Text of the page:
Rohrwacher's roots are crucial to her art. She still lives in the Umbria region near where she grew up, a town called Castel Giorgio. Her sister Alba is an actor who has appeared in all Rohrwacher's features except for her debut, 2011's "Corpo Celeste," about a girl's immersion into Catholicism. (Both siblings have also worked on episodes of HBO's "My Brilliant Friend.") In "The Wonders," Alba plays a version of their mother, loving and frustrated with her gruff husband, who employs their children as labor in their honey business.

Rohrwacher's connection to the past — her own and that of the place she still resides — is evident in the stories she consistently chooses to tell. "All my movies actually come from a long time ago," she says.

The stories of the tombaroli, the grave robbers who populate "La Chimera," were ones she knew from childhood, as well as tales about the trafficking of illegal artifacts. Although these ideas had been swirling in her head for years, she decided to revisit the material during the pandemic. "I wanted to reflect on our collective relationship with death," the filmmaker says, "not just [through] the grave robbers and archaeological theft, per se, but actually what you can find about our relationship with loss and with those who are no longer there."

She thinks of "La Chimera" as a "vertical journey through time," as opposed to the horizontal one that her hero in "Lazzaro" takes when he suddenly wakes up in the future after a great fall. In "La Chimera," below the ground there are not only remnants of a long-dead civilization but also Arthur's suppressed grief.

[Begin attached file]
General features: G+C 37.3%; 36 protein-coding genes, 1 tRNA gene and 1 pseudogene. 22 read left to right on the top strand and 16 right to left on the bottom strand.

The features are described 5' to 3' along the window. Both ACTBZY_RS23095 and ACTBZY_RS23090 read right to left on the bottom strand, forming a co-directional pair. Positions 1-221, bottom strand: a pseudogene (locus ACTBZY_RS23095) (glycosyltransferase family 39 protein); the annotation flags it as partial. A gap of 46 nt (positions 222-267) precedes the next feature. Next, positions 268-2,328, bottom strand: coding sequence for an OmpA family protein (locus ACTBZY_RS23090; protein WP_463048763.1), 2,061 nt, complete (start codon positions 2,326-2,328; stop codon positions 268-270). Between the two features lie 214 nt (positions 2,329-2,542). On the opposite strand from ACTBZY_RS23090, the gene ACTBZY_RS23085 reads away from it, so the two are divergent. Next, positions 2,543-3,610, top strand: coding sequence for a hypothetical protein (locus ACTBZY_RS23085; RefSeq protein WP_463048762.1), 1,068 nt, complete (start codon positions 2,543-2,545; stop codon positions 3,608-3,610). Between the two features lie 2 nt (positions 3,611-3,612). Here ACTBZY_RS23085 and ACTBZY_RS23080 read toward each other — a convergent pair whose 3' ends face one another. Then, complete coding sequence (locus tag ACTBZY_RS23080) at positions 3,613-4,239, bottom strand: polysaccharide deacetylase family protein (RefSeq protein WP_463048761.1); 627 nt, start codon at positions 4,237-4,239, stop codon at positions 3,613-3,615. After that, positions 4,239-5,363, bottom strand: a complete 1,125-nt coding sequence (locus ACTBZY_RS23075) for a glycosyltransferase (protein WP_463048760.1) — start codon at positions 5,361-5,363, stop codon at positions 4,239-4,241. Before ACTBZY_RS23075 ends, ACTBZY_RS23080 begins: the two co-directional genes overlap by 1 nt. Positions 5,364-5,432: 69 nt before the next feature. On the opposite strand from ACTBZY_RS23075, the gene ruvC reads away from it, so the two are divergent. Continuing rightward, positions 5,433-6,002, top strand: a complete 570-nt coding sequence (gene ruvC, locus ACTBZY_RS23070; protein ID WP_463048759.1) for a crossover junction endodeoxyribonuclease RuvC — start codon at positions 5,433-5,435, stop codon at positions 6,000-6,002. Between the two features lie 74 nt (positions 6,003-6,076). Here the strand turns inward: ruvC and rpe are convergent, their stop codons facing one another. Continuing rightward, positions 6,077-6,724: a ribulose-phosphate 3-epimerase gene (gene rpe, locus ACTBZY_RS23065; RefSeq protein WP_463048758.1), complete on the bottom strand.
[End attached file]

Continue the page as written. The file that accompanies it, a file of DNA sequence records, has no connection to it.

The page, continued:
"'La Chimera' is like a treasure hunt for what is gone," Cuarón writes. "Our longing to recover vanished memories, objects and love can only result in scattered fragments of what is lost."

While the film is literally about archaeology, Rohrwacher also wanted to be archaeological in how she depicted the events onscreen, using older film stocks such as 16mm and 35mm while working with her regular cinematographer, Hélène Louvart. "I wanted to show the variety of formats that have characterized the history of cinema because I think that for young people that is very important," Rohrwacher says. The materials of cinema are just as crucial to her as the famous names.

O'Connor likens the experience of stepping onto a Rohrwacher set as being inside the film itself. "It's so special and ethereal," he said. "Her world is like magical realism in itself." Most of the cast members, he says, are people from her town who are not actors. During the shoot, O'Connor lived in a camper van that was parked in the garden of one of Rohrwacher's friends.

"She works with a lot of friends," Rossellini says. "It's a lot of people that are living next to her farm or work with her father. There is great camaraderie." The actor already thinks of Rohrwacher as "somebody that can really mark Italian cinema."

As much as Rohrwacher's films dig into history — personal or otherwise — she is interested in moving her medium forward, creating the kind of pictures that linger long after her audience leaves the theater.

"Maybe my films are not perfect — maybe a machine could do that, but that's not what I'm after," she said. "What I'm after is making films that are alive and that are full of life and that constantly have something new to show you, something new to tell, and indeed you can watch them over and over again and there's always something, some kind of life that comes to you from the movie."

She's talking more as a "spectator than a director," she says, but watching a Rohrwacher film and speaking to her are almost one and the same, per her collaborators.

According to Cuarón, "It’s rare to meet a filmmaker that completely embodies as a person the essence of their films. And Alice is like that."

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This story originally appeared in Los Angeles Times.